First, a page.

Messier - what exactly is a "Messier"? And what does it mean? A word of explanation is first needed about something called "Nomenclature" - or what do astronomers mean by "Messier" this, and "NGC" that?  Well, Charles Messier was a French astronomer who, back in the 1800's used his telescope to search for comets.  He ended up cataloging every faint fuzzy object he could see, and so the list of objects bearing his name contains many different types of object, from nebulae and open clusters to globular clusters, planetary nebulae and galaxies (for explanations about what all these objects are, look elsewhere on this site).  The objects which Messier saw (and a number of others which were added to the list afterwards) are designated with an "M" number - hence M1 is the Crab Nebula in Taurus, the great Andromeda Galaxy is M31, the "Ring" nebula in Lyra is M57and so on.  NGC stands for New General Catalogue, and it is a much larger list of objects which were catalogued after Messier's initial effort.
Planets are bodies which circle around (orbit) a star.  The planet on which we live is of course called the Earth, and we are third planet out from our star, which we call the Sun.  There are eight planets in our "solar system" and it is thought that many stars throughout the galaxy have formed solar systems of their own.  Planets can be made of rocky material (like Mercury, Venus, Earth and Mars) or mostly gas (like Jupiter, Saturn, Uranus and Neptune).  During formation of a solar system, gas and dust left over from formation of the star  itself condenses to form planets.  Rocky material condenses first to form the inner planets, and the lighter gases are driven to greater distances by solar radiation before condensing into the outer gas giants. This means that rocky planets would be close to the star and the gaseous ones further out.    There is no clear limit of size below which an object orbiting a star is no longer called a planet.  Some of the asteroids are called "minor planets" and Pluto has recently been downgraded to a "dwarf planet".
Stars are formed from dust.  Everywhere you look in the universe you will see clouds of gas and dust.  This dust is mostly hydrogen, and if there is enough of it in one place at one time, then over a long period of time, gravity will cause the cloud to contract.  As it contracts it becomes more dense, and the temperature inside the cloud rises.  This process continues over time until the temperature and gas density at the center of the cloud rise to very high levels, sufficient for a process called nuclear fusion to begin.  Basically, this is when the hydrogen gas "burns" in a nuclear reaction to produce another gas - helium -  at the same time releasing large quantities of energy.  This energy is emitted as heat and light - and "presto" a new star is born.  We can see this process of star formation taking place in gas clouds within our Milky Way galaxy, and some famous Hubble space telescope photographs have shown this very well.  It is not commonly known that a majority of stars in the galaxy exist in multiple systems of two or more stars which form together and are gravitationally bound together.  For a detailed description of how stars evolve over time, visit this page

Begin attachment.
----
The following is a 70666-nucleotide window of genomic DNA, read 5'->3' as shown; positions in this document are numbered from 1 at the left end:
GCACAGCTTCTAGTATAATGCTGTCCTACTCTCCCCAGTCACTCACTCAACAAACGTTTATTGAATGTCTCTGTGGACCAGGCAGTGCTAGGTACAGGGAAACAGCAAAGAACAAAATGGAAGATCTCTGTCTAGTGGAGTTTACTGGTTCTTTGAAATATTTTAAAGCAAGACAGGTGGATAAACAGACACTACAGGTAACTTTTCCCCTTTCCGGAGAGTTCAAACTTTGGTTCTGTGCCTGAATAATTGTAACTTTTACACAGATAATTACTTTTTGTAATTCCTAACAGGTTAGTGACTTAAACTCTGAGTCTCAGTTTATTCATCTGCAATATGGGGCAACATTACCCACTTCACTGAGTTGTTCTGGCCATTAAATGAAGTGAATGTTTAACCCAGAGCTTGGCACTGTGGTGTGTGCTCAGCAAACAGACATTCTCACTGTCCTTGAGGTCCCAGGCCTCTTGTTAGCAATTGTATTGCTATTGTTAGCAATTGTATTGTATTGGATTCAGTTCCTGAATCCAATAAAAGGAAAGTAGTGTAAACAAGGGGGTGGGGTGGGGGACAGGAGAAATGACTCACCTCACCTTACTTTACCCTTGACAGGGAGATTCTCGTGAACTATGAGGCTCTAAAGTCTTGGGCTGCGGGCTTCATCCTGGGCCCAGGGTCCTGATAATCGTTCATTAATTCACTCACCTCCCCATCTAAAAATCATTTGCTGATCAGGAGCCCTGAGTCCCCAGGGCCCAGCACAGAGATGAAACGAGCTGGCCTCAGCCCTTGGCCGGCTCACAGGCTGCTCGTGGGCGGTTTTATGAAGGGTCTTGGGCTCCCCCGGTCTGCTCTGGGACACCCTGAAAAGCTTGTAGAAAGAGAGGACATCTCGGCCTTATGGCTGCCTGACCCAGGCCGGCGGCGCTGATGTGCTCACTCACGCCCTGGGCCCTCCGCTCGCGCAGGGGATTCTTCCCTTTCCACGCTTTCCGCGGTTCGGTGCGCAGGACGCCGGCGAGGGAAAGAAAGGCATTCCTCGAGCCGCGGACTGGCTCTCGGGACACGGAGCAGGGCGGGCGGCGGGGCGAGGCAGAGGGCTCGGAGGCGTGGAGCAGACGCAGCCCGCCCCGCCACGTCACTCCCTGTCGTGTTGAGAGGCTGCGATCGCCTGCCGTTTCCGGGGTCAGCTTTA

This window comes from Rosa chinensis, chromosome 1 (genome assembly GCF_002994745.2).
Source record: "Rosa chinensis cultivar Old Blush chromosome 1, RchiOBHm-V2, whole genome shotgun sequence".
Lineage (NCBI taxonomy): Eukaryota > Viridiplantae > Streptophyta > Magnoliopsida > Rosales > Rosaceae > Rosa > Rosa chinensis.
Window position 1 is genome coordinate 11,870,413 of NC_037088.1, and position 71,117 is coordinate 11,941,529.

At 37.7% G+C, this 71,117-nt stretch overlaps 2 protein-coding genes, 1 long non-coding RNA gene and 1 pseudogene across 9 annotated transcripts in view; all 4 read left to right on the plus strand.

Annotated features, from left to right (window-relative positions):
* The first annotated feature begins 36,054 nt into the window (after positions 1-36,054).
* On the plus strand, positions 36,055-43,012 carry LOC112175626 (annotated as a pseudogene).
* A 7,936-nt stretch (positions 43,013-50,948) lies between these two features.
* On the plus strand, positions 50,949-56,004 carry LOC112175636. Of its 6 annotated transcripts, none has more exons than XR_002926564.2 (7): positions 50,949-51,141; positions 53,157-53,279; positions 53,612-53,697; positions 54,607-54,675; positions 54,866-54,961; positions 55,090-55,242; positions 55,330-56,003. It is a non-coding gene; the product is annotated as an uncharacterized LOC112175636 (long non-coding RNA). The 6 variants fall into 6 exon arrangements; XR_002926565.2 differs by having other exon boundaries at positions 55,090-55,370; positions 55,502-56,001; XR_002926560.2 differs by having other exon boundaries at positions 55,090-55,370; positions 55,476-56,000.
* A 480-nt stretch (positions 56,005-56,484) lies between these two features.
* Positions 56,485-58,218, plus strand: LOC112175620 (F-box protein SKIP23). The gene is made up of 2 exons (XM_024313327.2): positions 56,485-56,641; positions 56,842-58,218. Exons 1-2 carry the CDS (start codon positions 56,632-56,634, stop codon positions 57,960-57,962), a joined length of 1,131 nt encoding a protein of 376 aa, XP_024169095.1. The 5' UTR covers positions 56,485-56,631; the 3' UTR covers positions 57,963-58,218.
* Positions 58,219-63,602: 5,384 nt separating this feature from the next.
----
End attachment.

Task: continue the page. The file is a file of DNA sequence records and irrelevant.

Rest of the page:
Open Clusters
Open clusters are the groups of stars which appear close together in the same part of the sky.  These clusters normally lie quite close to us in the disk of the Milky Way galaxy, and the stars are usually fairly young, often younger than our sun.  The clusters can have tens or hundreds of member stars, and they are all a part of our own Milky Way galaxy.  Remember that all the stars we can see in the sky with our naked eye are part of the Milky Way.  A fine example of a nice open cluster is Messier object 45 - also known as the Pleiades, or "Seven Sisters".  This cluster is in the constellation of Taurus and although you can see six or seven stars with the naked eye, a pair of binoculars reveals many fainter stars, and in a dark sky it can look like diamonds sprinkled on black velvet.
Globular Clusters
Globular clusters are very different collections of stars from open clusters.  They are giant aggregations of tens or hundreds of thousands of stars and they take the form or shape of a sphere or globe - hence "globular".  They are comprised of very old stars - perhaps up to 15 billion years old - which is as old as the Milky Way galaxy itself.  They are normally found associated with spiral galaxies like our Milky Way and our galaxy has in excess of 100 of them, forming a kind of "halo" above and below the central bulge of the galaxy.  Some of the best examples of globular clusters are only visible from the southern hemisphere, but some nice examples we can see in northern skies are Messiers 3, 4, 13, 15 and 22.  In a small telescope or binoculars these clusters are visible as small, fuzzy patches but in a large telescope they are resolved into thousands of closely packed stars.  Life in a globular cluster would be very interesting, with thousands of very bright stars in the sky at night, plus a grandstand view of the spiral arms and center of our Milky Way galaxy.
Planetary Nebulae